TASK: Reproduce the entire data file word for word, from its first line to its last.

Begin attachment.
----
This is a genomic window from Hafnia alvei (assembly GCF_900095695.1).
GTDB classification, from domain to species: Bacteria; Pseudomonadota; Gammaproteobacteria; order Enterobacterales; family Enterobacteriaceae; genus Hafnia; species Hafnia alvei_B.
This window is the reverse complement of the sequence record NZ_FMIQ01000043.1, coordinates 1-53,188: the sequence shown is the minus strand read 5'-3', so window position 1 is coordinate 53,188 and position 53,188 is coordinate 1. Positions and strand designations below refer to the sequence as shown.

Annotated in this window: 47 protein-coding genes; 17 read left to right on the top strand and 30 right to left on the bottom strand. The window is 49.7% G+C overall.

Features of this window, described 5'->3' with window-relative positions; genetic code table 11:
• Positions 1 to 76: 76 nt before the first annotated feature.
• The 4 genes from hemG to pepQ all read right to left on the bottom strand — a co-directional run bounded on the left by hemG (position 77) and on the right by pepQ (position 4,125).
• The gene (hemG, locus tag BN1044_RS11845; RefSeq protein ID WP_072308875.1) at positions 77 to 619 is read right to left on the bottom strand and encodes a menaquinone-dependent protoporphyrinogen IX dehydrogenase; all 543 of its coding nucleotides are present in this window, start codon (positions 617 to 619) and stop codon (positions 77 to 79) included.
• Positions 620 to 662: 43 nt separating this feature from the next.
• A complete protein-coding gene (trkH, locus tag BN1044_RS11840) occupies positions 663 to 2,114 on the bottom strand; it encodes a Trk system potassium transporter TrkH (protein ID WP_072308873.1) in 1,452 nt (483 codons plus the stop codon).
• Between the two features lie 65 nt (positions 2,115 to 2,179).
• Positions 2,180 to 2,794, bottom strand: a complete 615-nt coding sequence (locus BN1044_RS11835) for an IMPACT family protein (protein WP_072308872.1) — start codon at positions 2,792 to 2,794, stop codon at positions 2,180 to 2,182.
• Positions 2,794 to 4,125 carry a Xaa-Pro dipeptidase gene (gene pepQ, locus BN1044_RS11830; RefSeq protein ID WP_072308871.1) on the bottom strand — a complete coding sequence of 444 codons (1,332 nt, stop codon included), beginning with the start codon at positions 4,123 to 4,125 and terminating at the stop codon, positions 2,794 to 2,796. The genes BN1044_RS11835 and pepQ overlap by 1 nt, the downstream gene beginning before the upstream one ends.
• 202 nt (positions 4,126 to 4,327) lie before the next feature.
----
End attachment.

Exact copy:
This is a genomic window from Hafnia alvei (assembly GCF_900095695.1).
GTDB classification, from domain to species: Bacteria; Pseudomonadota; Gammaproteobacteria; order Enterobacterales; family Enterobacteriaceae; genus Hafnia; species Hafnia alvei_B.
This window is the reverse complement of the sequence record NZ_FMIQ01000043.1, coordinates 1-53,188: the sequence shown is the minus strand read 5'-3', so window position 1 is coordinate 53,188 and position 53,188 is coordinate 1. Positions and strand designations below refer to the sequence as shown.

Annotated in this window: 47 protein-coding genes; 17 read left to right on the top strand and 30 right to left on the bottom strand. The window is 49.7% G+C overall.

Features of this window, described 5'->3' with window-relative positions; genetic code table 11:
• Positions 1 to 76: 76 nt before the first annotated feature.
• The 4 genes from hemG to pepQ all read right to left on the bottom strand — a co-directional run bounded on the left by hemG (position 77) and on the right by pepQ (position 4,125).
• The gene (hemG, locus tag BN1044_RS11845; RefSeq protein ID WP_072308875.1) at positions 77 to 619 is read right to left on the bottom strand and encodes a menaquinone-dependent protoporphyrinogen IX dehydrogenase; all 543 of its coding nucleotides are present in this window, start codon (positions 617 to 619) and stop codon (positions 77 to 79) included.
• Positions 620 to 662: 43 nt separating this feature from the next.
• A complete protein-coding gene (trkH, locus tag BN1044_RS11840) occupies positions 663 to 2,114 on the bottom strand; it encodes a Trk system potassium transporter TrkH (protein ID WP_072308873.1) in 1,452 nt (483 codons plus the stop codon).
• Between the two features lie 65 nt (positions 2,115 to 2,179).
• Positions 2,180 to 2,794, bottom strand: a complete 615-nt coding sequence (locus BN1044_RS11835) for an IMPACT family protein (protein WP_072308872.1) — start codon at positions 2,792 to 2,794, stop codon at positions 2,180 to 2,182.
• Positions 2,794 to 4,125 carry a Xaa-Pro dipeptidase gene (gene pepQ, locus BN1044_RS11830; RefSeq protein ID WP_072308871.1) on the bottom strand — a complete coding sequence of 444 codons (1,332 nt, stop codon included), beginning with the start codon at positions 4,123 to 4,125 and terminating at the stop codon, positions 2,794 to 2,796. The genes BN1044_RS11835 and pepQ overlap by 1 nt, the downstream gene beginning before the upstream one ends.
• 202 nt (positions 4,126 to 4,327) lie before the next feature.